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Elevator lighting?


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#1 Bon Sawyer

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Posted 20 December 2005 - 07:04 AM

Hi all,

Next month I'll be shooting a low-budget short film, 90% of which takes place in an elevator (containing four characters). We'll be using an elevator set that was constructed a few years ago for another production. It will be 2 m x 2 m in size, and hopefully all four walls will be removable (or at least hinged so they can be swung out of the way), for maximum angle flexibility. We will have a day or two for camera/lighting tests before the actors arrive, and one day for rehearsals (on which I will also be able to do some camera/lighting testing).

I'm looking for suggestions on how to light it, as well as any factors I need to take into consideration. I'm also interested in suggestions of films with well-shot elevator scenes (or other scenes involving tight spaces with similar lighting considerations) that I could check out for reference.

We'll be shooting with an XL1s, with both regular and wide-angle lenses. We'll have access to basic tungsten lighting (redheads, lilliputs, gullivers, a blonde) only. No Kino Flos or the like, unfortunately, but we can probably use conventional household fluorescent fixtures and diffuser panels up top, if desirable.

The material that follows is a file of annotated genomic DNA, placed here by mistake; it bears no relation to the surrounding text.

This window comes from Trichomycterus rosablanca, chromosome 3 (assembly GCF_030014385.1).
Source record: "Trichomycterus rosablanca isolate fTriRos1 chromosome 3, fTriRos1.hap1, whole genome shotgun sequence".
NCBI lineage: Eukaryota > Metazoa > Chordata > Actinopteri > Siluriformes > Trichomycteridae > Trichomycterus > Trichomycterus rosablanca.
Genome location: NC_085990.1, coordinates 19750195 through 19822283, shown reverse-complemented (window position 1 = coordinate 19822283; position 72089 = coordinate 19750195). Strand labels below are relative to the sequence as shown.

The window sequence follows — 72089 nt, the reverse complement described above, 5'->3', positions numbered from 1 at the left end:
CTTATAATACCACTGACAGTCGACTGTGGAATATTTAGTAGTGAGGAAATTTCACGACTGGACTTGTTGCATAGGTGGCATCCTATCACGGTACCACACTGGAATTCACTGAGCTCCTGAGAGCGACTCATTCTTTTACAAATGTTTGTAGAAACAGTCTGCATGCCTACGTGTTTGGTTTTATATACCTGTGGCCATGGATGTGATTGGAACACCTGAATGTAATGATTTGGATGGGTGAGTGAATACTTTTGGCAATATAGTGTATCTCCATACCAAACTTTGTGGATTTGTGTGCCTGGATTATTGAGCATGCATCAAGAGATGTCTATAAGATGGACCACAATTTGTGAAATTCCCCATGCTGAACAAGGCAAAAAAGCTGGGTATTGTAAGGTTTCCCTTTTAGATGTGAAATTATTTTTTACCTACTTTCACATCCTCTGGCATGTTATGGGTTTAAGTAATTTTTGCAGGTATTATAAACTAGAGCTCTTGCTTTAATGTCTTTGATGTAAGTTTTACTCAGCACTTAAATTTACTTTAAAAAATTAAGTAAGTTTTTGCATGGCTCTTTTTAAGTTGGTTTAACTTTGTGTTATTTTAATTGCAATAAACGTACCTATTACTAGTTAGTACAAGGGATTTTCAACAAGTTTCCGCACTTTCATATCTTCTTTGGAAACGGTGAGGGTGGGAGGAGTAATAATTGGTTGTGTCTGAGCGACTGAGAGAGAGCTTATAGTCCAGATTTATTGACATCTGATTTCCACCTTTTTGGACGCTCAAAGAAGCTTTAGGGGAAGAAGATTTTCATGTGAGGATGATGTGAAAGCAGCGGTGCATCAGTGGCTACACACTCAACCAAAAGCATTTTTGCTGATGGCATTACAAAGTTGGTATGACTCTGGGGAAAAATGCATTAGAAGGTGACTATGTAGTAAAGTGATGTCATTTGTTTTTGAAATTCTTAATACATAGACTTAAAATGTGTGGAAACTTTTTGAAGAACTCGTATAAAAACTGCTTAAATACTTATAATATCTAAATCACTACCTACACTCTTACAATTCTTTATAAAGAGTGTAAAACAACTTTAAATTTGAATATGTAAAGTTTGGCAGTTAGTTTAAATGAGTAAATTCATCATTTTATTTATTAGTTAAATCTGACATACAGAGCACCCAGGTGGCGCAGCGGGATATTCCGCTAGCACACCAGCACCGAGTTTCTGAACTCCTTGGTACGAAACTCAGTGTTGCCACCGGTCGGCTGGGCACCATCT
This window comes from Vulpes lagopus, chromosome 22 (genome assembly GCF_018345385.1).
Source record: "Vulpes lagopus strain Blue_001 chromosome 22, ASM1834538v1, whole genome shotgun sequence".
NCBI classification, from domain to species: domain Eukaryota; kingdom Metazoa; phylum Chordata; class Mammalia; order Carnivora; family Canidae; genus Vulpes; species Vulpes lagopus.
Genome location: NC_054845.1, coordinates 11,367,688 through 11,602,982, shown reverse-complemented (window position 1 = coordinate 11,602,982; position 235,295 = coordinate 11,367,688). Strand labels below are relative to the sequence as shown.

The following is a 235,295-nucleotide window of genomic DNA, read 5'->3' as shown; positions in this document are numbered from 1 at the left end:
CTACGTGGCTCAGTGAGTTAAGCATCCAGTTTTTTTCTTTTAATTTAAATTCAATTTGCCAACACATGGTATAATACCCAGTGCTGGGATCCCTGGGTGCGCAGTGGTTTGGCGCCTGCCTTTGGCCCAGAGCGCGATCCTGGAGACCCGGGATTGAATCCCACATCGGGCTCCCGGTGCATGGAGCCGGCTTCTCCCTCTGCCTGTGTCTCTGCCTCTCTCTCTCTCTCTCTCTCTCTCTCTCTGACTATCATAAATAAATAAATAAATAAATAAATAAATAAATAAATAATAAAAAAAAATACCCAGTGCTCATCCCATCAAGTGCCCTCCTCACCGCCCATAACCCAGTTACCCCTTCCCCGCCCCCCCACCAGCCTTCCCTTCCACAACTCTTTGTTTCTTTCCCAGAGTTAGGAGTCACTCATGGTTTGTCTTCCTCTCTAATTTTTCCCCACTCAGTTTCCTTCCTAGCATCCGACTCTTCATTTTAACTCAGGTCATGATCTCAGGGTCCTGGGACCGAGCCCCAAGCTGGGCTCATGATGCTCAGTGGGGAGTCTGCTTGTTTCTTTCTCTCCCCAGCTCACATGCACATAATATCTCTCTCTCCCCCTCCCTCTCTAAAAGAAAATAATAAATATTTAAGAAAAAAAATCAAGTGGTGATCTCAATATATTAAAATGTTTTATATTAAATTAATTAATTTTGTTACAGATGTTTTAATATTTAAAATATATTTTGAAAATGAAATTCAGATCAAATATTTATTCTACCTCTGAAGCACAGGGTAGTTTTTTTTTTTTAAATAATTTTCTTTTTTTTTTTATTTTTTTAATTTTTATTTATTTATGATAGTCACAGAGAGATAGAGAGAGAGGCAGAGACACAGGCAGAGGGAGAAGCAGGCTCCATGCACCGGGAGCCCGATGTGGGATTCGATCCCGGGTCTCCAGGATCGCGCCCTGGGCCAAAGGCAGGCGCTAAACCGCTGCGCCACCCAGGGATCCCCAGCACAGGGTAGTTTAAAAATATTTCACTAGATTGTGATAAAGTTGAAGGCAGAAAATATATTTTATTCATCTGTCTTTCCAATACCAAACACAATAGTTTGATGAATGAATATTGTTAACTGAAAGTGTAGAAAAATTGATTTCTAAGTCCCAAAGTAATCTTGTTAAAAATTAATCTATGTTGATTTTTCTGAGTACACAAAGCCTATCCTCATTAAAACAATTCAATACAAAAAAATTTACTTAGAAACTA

The primary light source will most likely be an overhead diffused source (as I'm guessing is usually the case). We can't afford to be spending too much time adjusting lights between setups, but I'm guessing that (a) the look will be a bit flat and dull without some extra lighting (rim?), and (b) some fill will be required to control unattractive shadows. I suppose I'm basically looking for ways to add some mood and contrast (it's a drama, and intended to become increasingly tense from start to finish), if at all possible without making the lighting scheme overly complex (or unconvincing).

I already searched, and found these two threads on the topic, which had some helpful tips:
http://www.cinematog...?showtopic=1143
http://www.cinematog...?showtopic=6523

Any other info/suggestions that were not covered in those threads is much appreciated.

Thanks,

-Bon

Edited by Bon Sawyer, 20 December 2005 - 07:06 AM.

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#2 freddie bonfanti

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Posted 20 December 2005 - 08:28 AM

hey there,

using just diffused overhead lighting wont be enough i guess, unless the source is high. it would leave some shadows on the actors eyes and noses unless thats what you're looking for. since you're on a set you've got more freedom to set your lights up, i would try bouncing some light into the elevator either from above with an hmi and a white board or reflector or from the front. then again it depends how much of the elevator itself its gonna be in shot, where youre placing the camera and how much space you have...

good luck

freddy
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#3 Lars.Erik

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Posted 20 December 2005 - 08:50 AM

You don't state the style of which you'll be filming. This is always helpful to state, specially when it comes to lighting.

But nr. 1 concern I would say, is to make 1-2 walls removable, as you said. This is extremely important, or the shots you'll get won't be with enough variety.